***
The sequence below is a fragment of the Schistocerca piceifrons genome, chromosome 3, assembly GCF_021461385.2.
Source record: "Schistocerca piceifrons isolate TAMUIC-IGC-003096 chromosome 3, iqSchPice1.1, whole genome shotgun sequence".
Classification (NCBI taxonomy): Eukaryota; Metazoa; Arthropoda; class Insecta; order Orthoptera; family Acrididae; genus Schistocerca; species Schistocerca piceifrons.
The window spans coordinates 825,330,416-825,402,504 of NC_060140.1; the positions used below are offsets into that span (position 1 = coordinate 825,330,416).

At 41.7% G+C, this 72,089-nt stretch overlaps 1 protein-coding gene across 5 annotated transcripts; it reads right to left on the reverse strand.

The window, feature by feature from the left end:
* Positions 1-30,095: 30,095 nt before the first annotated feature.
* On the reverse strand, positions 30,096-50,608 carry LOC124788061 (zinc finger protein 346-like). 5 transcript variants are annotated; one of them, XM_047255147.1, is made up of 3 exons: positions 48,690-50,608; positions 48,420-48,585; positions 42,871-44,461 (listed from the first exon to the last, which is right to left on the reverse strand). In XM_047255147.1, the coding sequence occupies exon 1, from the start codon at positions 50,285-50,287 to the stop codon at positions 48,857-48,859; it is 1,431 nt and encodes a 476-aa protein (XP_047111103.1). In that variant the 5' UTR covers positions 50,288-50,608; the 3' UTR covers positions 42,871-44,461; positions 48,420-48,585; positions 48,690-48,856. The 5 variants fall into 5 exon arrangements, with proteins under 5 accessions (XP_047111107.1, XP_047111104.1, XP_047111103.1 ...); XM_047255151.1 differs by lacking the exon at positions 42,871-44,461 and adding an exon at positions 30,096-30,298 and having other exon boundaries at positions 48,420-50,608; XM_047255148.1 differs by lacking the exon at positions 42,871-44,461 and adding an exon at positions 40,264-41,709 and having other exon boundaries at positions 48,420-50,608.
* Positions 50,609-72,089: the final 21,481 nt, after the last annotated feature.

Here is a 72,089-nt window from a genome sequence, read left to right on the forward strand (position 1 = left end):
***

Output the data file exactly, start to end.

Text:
The sequence below is a fragment of the Schistocerca piceifrons genome, chromosome 3, assembly GCF_021461385.2.
Source record: "Schistocerca piceifrons isolate TAMUIC-IGC-003096 chromosome 3, iqSchPice1.1, whole genome shotgun sequence".
Classification (NCBI taxonomy): Eukaryota; Metazoa; Arthropoda; class Insecta; order Orthoptera; family Acrididae; genus Schistocerca; species Schistocerca piceifrons.
The window spans coordinates 825,330,416-825,402,504 of NC_060140.1; the positions used below are offsets into that span (position 1 = coordinate 825,330,416).

At 41.7% G+C, this 72,089-nt stretch overlaps 1 protein-coding gene across 5 annotated transcripts; it reads right to left on the reverse strand.

The window, feature by feature from the left end:
* Positions 1-30,095: 30,095 nt before the first annotated feature.
* On the reverse strand, positions 30,096-50,608 carry LOC124788061 (zinc finger protein 346-like). 5 transcript variants are annotated; one of them, XM_047255147.1, is made up of 3 exons: positions 48,690-50,608; positions 48,420-48,585; positions 42,871-44,461 (listed from the first exon to the last, which is right to left on the reverse strand). In XM_047255147.1, the coding sequence occupies exon 1, from the start codon at positions 50,285-50,287 to the stop codon at positions 48,857-48,859; it is 1,431 nt and encodes a 476-aa protein (XP_047111103.1). In that variant the 5' UTR covers positions 50,288-50,608; the 3' UTR covers positions 42,871-44,461; positions 48,420-48,585; positions 48,690-48,856. The 5 variants fall into 5 exon arrangements, with proteins under 5 accessions (XP_047111107.1, XP_047111104.1, XP_047111103.1 ...); XM_047255151.1 differs by lacking the exon at positions 42,871-44,461 and adding an exon at positions 30,096-30,298 and having other exon boundaries at positions 48,420-50,608; XM_047255148.1 differs by lacking the exon at positions 42,871-44,461 and adding an exon at positions 40,264-41,709 and having other exon boundaries at positions 48,420-50,608.
* Positions 50,609-72,089: the final 21,481 nt, after the last annotated feature.

Here is a 72,089-nt window from a genome sequence, read left to right on the forward strand (position 1 = left end):